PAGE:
Although we've speculated Utah Jazz trades including Paul Millsap or Al Jefferson since the beginning of the season (via Marc Stein of ESPN), the organization made the decision to keep both of them for now.
So what does this mean for the team?
The Jazz are one of the quietest teams in the league, and Millsap and Jefferson are two of the most underrated players in the NBA. Both starting big men will be unrestricted free agents by the end of this season, and will probably demand a much higher price than the Jazz are willing to pay for them.
They had a chance to get back some value in return for one or both of these players, but they didn't pull the trigger on any trade, so they are stuck with them for the rest of the season.
At a first glimpse, it may seem crazy that the Jazz would risk letting Millsap and Jefferson walk in the offseason.
But at a second look, it might have been the smartest decision that the Jazz could make.
With Millsap and Jefferson leading the way, the Jazz are safely holding on to the seventh seed in the ever-competitive Western Conference. Although every Jazz fan would love to see more of Derrick Favors and Enes Kanter, those two young guns haven't proved that they are ready to take over this team yet.
I also believe that the Jazz are waiting to see how far this current team could go in the playoffs, and how every player performs for the rest of the season.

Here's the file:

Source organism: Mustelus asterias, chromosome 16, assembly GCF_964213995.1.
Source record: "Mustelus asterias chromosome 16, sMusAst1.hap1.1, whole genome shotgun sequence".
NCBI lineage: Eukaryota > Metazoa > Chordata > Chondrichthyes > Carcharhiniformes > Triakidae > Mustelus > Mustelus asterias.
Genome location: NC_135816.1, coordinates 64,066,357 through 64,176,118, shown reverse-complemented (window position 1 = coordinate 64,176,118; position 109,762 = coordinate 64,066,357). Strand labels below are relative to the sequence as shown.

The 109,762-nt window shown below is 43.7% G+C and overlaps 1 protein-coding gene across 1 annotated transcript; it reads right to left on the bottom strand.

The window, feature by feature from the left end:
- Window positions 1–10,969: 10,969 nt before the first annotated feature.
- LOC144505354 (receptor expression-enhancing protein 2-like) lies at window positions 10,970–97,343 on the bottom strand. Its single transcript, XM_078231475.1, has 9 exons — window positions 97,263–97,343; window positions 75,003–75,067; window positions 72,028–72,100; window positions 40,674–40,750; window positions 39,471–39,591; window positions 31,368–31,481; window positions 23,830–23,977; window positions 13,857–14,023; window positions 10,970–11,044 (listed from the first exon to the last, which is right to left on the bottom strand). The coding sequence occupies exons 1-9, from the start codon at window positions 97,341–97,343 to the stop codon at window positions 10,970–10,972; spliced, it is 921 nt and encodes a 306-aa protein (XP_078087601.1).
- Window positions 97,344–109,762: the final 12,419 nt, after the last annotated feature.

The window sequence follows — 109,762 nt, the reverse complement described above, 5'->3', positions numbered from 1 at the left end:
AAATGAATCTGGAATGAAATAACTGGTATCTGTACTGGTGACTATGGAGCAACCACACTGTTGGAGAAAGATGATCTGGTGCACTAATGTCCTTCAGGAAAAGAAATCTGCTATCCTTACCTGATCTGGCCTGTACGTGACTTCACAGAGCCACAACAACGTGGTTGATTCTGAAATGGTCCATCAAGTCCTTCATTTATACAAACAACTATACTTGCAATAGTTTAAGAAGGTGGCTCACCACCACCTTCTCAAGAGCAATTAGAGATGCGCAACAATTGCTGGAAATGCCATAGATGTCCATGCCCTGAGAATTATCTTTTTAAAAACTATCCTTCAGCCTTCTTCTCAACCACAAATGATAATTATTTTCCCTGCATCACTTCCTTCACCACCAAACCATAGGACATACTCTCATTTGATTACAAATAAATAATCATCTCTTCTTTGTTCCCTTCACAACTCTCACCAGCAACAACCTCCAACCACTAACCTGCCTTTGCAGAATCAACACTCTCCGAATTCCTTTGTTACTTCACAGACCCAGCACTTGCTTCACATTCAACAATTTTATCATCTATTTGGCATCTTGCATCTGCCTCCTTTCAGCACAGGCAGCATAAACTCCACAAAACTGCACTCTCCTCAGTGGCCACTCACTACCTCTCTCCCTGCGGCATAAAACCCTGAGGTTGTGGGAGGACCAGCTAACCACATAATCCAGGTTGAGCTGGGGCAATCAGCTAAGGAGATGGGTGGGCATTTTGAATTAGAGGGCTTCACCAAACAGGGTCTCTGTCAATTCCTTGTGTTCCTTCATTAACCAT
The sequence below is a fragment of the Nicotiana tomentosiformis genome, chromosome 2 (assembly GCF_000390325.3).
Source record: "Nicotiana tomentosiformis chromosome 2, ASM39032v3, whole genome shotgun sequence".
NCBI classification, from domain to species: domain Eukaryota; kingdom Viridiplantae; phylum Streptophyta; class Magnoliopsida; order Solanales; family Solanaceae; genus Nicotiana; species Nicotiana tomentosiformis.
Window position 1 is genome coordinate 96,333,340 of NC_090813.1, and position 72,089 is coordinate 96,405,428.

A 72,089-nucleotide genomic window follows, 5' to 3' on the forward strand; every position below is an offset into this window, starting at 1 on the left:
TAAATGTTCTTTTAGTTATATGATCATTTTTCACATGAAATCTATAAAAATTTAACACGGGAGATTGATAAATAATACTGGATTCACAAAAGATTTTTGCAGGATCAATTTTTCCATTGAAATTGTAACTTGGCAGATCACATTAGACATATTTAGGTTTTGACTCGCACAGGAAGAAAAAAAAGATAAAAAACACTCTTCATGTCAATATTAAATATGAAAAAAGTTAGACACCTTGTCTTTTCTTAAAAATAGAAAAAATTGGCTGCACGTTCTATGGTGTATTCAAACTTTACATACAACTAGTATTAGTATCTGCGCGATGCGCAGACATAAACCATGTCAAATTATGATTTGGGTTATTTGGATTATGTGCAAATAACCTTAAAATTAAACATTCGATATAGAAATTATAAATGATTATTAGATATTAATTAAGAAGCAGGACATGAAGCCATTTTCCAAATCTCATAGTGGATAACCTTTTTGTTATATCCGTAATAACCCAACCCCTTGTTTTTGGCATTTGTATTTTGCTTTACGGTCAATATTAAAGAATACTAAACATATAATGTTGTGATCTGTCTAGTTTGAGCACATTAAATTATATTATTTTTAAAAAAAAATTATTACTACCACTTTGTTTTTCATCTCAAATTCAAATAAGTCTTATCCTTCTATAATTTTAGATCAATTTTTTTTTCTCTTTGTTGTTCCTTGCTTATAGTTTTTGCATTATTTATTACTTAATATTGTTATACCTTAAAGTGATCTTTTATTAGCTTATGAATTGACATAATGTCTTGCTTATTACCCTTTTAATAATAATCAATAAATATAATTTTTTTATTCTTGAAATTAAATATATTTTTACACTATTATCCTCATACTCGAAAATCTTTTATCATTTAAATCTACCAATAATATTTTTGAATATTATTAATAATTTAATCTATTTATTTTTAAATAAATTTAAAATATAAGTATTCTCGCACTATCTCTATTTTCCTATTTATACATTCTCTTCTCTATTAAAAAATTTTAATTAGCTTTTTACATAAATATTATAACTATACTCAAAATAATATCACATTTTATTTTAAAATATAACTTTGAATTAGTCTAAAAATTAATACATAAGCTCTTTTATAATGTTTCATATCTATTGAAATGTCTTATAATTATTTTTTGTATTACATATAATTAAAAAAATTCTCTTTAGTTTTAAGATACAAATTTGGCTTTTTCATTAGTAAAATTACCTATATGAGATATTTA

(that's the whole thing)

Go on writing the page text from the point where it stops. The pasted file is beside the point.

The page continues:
Chad Ford @chadfordinsider
Can confirm that the Utah Jazz did not make a trade today …2013-2-21 20:21:06
If one of Millsap or Jefferson perform at an exceptional level in the playoffs, the Jazz might look to re-sign one of them again, while letting the other go.
However, if neither of them perform better toward the end of the season, and they end up getting swept in the first round again, the organization will have a harder time deciding to keep one or let both of them go.
One thing is for sure though, and it's that only one of them will be re-signed before the beginning of next season. Millsap has already declined a three-year extension which would pay him roughly $8 million a year, so it's clear that he wants to test his value in the open market.
With that being said, there will always be at least one team out there that would pay him more than he is probably worth. Make no mistake, Millsap is a special player with versatile, two-way abilities for a power forward, but he probably won't be worth a heavy contract, especially with Favors behind him.
I can't say that I was extremely shocked that the Jazz decided to not make a trade before this year's deadline, but I was definitely expecting them to make some sort of move involving one of the two aforementioned players.
By not making any trades, the Jazz gave themselves more time to decide and analyze their options before the offseason approaches.
Unlike the Atlanta Hawks and Josh Smith, the Jazz wouldn't take a huge hit toward their future if they lose Millsap and Jefferson for nothing. They already have a plethora of young, talented prospects who have all displayed flashes of brilliance in their short time in the league, and it's hard to see the Jazz receiving any player who would make a huge impact.